State lawmakers extend eviction ban until May 1

Housing activists rally in Downtown Brooklyn and Boerum Hill on Sept. 1 against evictions.
Photo by Todd Maisel

State lawmakers passed an extension to ban residential evictions until May 1 during a special session in Albany on Monday, Dec. 28.

The new law will allow renters and homeowners to avoid evictions or foreclosures for nonpayment of rent or mortgages if they fill out a form saying they’re struggling financially amid the COVID-19 pandemic. The legislation will potentially save thousands of New Yorkers from being kicked out of their homes in the months ahead, according to the law’s sponsor.

“From the beginning of the COVID-19 pandemic we have understood that housing security must be an essential part of our effort to protect the health and wellbeing of all New Yorkers,” said state Sen. Brian Kavanagh (D–Brooklyn Heights). “By enacting this comprehensive residential eviction and foreclosure moratorium, we are delivering real protection for countless renters and homeowners who would otherwise be at risk of losing their homes, adding to the unprecedented hardship that so many are facing.”

The new law expands protections for renters, homeowners, and small-time landlords, just as a patchwork of measures from the federal and state governments preventing some evictions are set to expire come Jan. 1.

The bill creates a standardized form for residents to send their landlords or housing courts declaring they can’t pay rent or afford to move because of economic struggles or health concerns connected to the coronavirus pandemic, preventing them from being evicted or halting an ongoing eviction case against them.

Previously, tenants had to prove in court that they suffered financial hardship due to COVID-19 under a partial moratorium issued by the Centers for Disease Control and Prevention and an executive order by Gov. Andrew Cuomo, but housing advocates said that was too high a hurdle for most residents.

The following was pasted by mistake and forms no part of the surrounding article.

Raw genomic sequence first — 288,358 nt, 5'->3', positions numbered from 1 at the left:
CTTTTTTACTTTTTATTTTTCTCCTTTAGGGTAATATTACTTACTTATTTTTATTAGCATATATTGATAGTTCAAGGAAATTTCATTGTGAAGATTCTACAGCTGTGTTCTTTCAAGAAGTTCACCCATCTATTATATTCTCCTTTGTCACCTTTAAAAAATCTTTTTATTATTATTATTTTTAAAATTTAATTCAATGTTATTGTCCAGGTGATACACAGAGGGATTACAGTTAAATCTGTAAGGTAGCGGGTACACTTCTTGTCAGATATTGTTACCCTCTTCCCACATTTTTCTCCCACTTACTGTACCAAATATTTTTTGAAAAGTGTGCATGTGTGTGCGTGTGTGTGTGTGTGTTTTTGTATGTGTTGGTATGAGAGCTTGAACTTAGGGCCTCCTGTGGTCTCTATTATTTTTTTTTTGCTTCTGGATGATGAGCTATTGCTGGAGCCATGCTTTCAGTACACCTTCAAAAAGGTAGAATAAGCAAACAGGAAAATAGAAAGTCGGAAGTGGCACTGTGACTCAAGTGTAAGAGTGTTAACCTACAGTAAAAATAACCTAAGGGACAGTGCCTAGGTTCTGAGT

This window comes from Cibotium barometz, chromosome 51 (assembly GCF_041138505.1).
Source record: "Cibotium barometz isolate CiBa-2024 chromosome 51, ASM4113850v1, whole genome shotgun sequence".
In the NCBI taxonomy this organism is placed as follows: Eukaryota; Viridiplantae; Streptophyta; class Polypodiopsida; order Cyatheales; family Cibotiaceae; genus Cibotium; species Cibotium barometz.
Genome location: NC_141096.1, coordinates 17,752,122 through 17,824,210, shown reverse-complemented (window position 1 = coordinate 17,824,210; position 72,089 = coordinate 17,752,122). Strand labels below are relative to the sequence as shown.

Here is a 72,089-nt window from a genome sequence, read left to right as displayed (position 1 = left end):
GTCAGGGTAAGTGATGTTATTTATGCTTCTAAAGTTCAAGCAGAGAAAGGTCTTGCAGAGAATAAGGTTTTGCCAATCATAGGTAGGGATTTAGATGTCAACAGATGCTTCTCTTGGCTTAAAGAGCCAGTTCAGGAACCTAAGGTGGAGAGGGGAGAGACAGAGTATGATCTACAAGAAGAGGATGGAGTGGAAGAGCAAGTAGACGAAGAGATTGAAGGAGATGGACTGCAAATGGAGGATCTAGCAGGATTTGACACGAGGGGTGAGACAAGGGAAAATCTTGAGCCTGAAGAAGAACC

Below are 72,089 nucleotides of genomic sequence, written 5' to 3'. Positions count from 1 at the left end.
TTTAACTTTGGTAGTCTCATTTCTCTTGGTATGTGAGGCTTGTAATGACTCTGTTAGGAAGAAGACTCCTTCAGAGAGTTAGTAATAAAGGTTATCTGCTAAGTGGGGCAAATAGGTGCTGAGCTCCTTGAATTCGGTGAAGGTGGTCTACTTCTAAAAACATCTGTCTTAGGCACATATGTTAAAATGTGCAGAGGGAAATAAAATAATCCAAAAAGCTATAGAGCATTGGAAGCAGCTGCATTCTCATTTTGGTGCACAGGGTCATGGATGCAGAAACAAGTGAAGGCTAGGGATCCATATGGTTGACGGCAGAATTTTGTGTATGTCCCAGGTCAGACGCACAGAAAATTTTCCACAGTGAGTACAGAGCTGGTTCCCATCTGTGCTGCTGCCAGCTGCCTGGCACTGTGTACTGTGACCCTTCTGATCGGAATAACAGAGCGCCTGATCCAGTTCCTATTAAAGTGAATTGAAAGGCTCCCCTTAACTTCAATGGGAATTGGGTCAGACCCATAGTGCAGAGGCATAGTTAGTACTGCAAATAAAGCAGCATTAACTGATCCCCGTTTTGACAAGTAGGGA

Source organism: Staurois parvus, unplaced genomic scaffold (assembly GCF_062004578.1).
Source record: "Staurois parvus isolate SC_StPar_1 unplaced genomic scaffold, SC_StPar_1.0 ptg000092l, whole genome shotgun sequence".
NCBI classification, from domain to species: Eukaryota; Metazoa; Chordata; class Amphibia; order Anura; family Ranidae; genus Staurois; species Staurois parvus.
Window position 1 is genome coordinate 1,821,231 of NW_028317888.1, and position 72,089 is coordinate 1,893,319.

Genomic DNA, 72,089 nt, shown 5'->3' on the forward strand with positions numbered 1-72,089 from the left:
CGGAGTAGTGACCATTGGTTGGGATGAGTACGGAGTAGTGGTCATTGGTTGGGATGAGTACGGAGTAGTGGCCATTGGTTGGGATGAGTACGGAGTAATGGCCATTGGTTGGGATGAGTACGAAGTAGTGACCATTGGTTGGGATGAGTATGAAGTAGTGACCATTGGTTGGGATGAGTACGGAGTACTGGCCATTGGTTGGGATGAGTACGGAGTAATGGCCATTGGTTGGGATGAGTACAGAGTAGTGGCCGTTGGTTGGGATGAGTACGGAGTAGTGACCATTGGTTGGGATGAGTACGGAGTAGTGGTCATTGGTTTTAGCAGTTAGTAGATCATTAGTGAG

A blanket moratorium dating back to the start of the pandemic in March was lifted by New York courts in October. City marshals then began carrying out the first legal evictions in November, starting with cases that were filed in court prior to the pandemic, including one household on Ninth Street in Gowanus, Law360 reported.

Tenant advocates rallied repeatedly in and around Downtown Brooklyn’s housing court starting in the summer, at times storming offices of local housing lawyers and staging protests outside a city marshal’s office.

The new bill halts all pending evictions and those filed within the first 30 days of the new law for at least 60 days to give tenants time to file the forms.

Landlords must provide the form to tenants they are in the process of or plan to evict and the declaration will also be available on the website of the state’s Office of Court Administration, according to Kavanagh.

However, tenants can still be evicted if they violate their leases by disturbing or endangering other tenants, the bill reads.

Homeowners and landlords with less than 10 units are also protected from foreclosure or tax lien sale through a similar financial hardship declaration under the bill.

The move was hailed by one lawyer for the Legal Aid Society as a life-saving measure as infection rates continue to rise through the cold winter months.

“This legislation is critical and it will literally save lives,” said Judith Goldiner, attorney-in-charge of the Society’s Civil Law Reform Unit, in a statement. “This legislation, as written, will establish a bulwark against eviction that is one of the, if not the, strongest moratoriums in the country.”

One housing advocate applauded the measure, but called on the state to cancel the mounting back rent that will come due on May 1, urging politicos to include rent and mortgage relief in next year’s budget. 

“In order to prevent massive economic disaster, our legislature must clear the back rent owed by New Yorkers and create a hardship fund for small landlords struggling to keep their buildings safe and afloat,” said Cea Weaver of the advocacy group Housing Justice for All. “The need for universal rent cancellation is more urgent than ever, as is the need to raise taxes on the wealthy. Unless our state legislature is comfortable with a massive wave of evictions on May 1 of next year, they must include the clearing of accrued rental debt in the 2021 state budget.”

The bill passed both chambers of the legislature and Cuomo signed it into law Monday, Newsday reported

Update (Tuesday, Dec. 29, 9:34 am): This story has been updated to reflect that the eviction bill was passed by the legislature and signed by Gov. Cuomo.